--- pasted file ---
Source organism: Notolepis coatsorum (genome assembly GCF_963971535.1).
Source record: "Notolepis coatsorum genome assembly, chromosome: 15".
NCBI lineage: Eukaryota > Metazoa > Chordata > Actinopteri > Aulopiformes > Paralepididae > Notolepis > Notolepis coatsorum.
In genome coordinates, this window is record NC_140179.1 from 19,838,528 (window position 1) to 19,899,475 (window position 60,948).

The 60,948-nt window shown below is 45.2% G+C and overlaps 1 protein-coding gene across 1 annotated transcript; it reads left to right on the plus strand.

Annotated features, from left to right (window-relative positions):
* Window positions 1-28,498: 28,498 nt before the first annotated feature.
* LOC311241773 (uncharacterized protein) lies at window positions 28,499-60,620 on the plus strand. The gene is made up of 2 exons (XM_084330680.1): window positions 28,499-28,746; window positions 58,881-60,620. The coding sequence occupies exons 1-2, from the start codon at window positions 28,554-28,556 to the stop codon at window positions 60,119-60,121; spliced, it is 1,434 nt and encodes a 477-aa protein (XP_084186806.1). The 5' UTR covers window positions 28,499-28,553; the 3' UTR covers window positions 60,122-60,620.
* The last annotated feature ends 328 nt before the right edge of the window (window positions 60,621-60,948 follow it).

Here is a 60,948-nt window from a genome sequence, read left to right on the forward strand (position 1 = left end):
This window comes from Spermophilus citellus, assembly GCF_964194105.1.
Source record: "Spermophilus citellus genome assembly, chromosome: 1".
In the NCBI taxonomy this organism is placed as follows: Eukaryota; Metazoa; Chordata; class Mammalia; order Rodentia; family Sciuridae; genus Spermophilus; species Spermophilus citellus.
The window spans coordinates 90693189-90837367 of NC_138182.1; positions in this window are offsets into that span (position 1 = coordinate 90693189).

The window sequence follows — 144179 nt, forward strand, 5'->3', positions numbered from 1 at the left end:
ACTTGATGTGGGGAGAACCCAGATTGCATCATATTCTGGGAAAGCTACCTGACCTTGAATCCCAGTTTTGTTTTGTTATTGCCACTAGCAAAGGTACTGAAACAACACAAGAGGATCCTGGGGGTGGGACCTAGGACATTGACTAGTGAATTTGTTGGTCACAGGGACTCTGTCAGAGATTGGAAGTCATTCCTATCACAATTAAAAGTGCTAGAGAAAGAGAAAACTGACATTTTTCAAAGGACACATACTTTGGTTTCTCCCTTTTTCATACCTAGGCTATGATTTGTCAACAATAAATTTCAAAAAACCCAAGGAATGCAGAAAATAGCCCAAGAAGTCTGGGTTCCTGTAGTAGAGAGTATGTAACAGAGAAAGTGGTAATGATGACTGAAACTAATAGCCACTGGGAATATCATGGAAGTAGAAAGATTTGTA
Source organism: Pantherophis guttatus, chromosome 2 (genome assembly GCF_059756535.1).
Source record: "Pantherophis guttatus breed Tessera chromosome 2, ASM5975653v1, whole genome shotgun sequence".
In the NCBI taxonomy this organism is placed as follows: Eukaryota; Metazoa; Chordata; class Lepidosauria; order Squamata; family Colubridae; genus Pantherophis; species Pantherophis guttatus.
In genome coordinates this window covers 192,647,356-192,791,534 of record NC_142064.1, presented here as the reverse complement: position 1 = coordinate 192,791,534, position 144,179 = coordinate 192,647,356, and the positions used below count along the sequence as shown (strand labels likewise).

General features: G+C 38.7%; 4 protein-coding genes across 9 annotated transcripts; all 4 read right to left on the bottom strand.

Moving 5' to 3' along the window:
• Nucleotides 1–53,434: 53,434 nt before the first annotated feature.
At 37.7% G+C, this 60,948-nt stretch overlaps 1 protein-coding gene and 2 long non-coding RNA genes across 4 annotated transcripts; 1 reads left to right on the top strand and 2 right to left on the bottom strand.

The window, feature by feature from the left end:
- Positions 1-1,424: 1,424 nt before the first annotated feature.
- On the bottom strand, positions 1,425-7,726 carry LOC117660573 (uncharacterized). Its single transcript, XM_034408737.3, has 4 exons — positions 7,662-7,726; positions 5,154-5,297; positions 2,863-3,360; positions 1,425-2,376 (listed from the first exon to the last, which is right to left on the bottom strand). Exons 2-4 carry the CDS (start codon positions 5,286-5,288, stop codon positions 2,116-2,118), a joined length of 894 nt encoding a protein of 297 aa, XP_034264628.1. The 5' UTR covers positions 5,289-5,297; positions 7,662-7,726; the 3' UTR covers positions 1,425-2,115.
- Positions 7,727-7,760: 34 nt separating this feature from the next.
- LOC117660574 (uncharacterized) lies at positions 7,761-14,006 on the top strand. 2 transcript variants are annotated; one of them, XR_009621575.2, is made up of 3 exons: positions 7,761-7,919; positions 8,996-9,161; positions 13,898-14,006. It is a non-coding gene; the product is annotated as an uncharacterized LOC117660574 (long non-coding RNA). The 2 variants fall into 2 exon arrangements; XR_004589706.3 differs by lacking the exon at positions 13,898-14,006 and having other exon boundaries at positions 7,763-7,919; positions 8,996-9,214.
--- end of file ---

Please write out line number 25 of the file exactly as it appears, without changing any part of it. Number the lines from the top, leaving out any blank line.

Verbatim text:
The window, feature by feature from the left end: